When I returned from the store, Eric had a silent, wild-eyed look of one who has survived not just one traumatic event, but several in a row, and just can't find the words to express the utter horror. He had given Marie not one, but two baths, and said quietly, "You go take care of her. . . She's on the floor in the bathroom."
I found her bare-bottomed and horizontal on the cool tiles of our bathroom, moaning. I asked her if she was okay and she replied, "I don't know. "
Eric picked up some pink pedialyte and called it "Girl Juice" to encourage Marie to drink it. A few hours later she had perked up and said, "Mom I'm feeling like myself again! It was the Girl Juice that made me feel better."
Peter became so suddenly afflicted at the park that he and Eric sprinted to the bathroom. I heard Peter wailing from where I was sitting, but later Eric told me that it was because about ten feet from the bathroom, Peter grabbed his hind end and shrieked, "I've got poop gas!"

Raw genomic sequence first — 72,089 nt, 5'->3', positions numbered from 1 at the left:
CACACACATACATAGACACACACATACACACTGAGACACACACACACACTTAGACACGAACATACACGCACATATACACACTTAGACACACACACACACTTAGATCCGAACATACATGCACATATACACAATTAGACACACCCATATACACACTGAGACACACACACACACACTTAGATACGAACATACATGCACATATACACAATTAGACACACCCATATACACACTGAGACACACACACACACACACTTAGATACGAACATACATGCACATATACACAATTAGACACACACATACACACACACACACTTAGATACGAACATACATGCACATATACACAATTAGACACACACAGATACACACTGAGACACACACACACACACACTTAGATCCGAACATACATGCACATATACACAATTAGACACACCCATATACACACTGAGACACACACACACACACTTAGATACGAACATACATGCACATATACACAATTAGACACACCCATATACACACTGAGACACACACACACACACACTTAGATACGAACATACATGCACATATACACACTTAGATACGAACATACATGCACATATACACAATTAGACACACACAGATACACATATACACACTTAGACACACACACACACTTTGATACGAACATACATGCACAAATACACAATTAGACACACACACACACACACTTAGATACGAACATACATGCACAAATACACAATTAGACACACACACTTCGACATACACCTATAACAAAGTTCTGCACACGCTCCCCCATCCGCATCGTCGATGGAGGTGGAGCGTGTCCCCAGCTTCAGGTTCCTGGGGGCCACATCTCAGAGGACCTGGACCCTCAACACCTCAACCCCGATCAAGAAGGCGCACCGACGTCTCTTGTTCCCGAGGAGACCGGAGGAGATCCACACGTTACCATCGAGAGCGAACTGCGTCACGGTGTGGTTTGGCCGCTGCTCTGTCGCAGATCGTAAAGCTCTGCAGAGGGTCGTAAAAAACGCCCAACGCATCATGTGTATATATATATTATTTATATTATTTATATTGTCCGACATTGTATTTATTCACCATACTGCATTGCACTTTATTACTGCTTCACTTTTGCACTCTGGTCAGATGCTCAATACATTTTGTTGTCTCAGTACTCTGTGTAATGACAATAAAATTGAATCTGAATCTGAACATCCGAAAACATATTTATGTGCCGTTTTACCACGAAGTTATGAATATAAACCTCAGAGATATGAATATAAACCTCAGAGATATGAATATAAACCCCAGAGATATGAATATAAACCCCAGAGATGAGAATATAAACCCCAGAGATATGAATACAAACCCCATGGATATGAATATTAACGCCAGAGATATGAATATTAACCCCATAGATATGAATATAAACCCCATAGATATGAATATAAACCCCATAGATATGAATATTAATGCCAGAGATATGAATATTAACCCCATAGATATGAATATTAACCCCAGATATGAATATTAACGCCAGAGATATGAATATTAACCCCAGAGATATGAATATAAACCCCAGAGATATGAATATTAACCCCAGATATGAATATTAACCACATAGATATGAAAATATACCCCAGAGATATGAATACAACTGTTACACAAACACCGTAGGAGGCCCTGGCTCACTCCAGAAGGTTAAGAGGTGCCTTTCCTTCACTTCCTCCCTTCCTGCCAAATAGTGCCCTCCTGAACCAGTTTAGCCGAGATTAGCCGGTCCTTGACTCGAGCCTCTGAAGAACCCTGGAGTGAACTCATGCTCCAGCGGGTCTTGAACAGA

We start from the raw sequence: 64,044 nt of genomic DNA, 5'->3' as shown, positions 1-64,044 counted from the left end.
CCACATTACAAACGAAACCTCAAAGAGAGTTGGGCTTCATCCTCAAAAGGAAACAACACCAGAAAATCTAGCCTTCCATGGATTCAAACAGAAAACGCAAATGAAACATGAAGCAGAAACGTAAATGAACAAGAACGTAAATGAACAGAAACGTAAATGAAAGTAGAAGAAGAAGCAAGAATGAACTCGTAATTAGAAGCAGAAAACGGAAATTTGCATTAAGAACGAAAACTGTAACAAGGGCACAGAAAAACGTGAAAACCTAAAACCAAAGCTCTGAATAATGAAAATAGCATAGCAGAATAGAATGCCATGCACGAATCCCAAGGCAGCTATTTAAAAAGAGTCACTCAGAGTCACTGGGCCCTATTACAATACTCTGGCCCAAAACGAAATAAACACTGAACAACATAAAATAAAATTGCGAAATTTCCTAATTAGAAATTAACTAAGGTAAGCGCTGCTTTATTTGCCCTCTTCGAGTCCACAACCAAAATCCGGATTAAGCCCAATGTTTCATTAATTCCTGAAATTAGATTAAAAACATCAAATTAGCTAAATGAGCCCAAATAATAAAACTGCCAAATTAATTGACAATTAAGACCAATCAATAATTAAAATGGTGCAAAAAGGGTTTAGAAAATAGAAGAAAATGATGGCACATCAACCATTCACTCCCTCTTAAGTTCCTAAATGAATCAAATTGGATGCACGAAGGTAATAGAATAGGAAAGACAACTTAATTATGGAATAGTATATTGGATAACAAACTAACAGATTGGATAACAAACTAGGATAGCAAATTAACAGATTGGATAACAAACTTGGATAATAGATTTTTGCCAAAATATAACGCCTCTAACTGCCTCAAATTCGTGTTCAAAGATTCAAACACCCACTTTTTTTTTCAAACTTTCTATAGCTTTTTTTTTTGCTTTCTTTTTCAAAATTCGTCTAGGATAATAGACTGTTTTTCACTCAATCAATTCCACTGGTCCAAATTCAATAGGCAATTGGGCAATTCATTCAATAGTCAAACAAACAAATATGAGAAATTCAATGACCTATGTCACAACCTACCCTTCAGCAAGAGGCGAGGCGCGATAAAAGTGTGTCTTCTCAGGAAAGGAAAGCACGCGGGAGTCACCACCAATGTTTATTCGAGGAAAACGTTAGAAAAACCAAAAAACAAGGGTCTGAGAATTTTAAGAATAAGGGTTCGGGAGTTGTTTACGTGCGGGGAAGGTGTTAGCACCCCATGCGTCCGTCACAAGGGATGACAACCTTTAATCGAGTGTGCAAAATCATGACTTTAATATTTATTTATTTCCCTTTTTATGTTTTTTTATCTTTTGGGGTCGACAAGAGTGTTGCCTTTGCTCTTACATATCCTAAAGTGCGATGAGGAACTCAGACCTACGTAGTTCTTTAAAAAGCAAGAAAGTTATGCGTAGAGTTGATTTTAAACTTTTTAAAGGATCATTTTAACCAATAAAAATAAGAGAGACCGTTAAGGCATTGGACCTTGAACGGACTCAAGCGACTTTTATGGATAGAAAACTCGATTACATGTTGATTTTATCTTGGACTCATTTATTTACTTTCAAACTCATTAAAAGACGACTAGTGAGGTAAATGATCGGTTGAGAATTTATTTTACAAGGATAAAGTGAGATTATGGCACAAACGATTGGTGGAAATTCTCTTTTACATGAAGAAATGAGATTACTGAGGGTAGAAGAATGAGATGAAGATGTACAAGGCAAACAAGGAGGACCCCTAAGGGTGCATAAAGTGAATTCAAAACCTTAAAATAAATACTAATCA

(Hopefully that wasn't too much.)
Poor Caleb also suffered a five day string of flu-filled days and looked like the bags under his eyes had bags under their eyes.
(You can thank me later for the deliberate absence of photos with this post.)
Oh So Eve
Eve's brothers were teasing her (as they do so well and so often) at dinner and Ethan insulted her. She gave him her best bored expression and said, "Seriously? That's the best you got?"
* * *
Eve was carefully preparing her hamburger at the park by decorating it with ketchup in the shape of a smiley face. Eric said to her, "That's something your Mom would do." Eve responded, "Yeah. . ." and then she grabbed the top bun, smushed it on top of the hamburger with relish (hah) and said, "And THIS is what happens when the bus came by!"
I guess she has some of BOTH of her parents in her.
PS She is pictured above in her "mid-evil" outfit for her school play. (See May's edition of The Review if you don't know what I'm talking about.)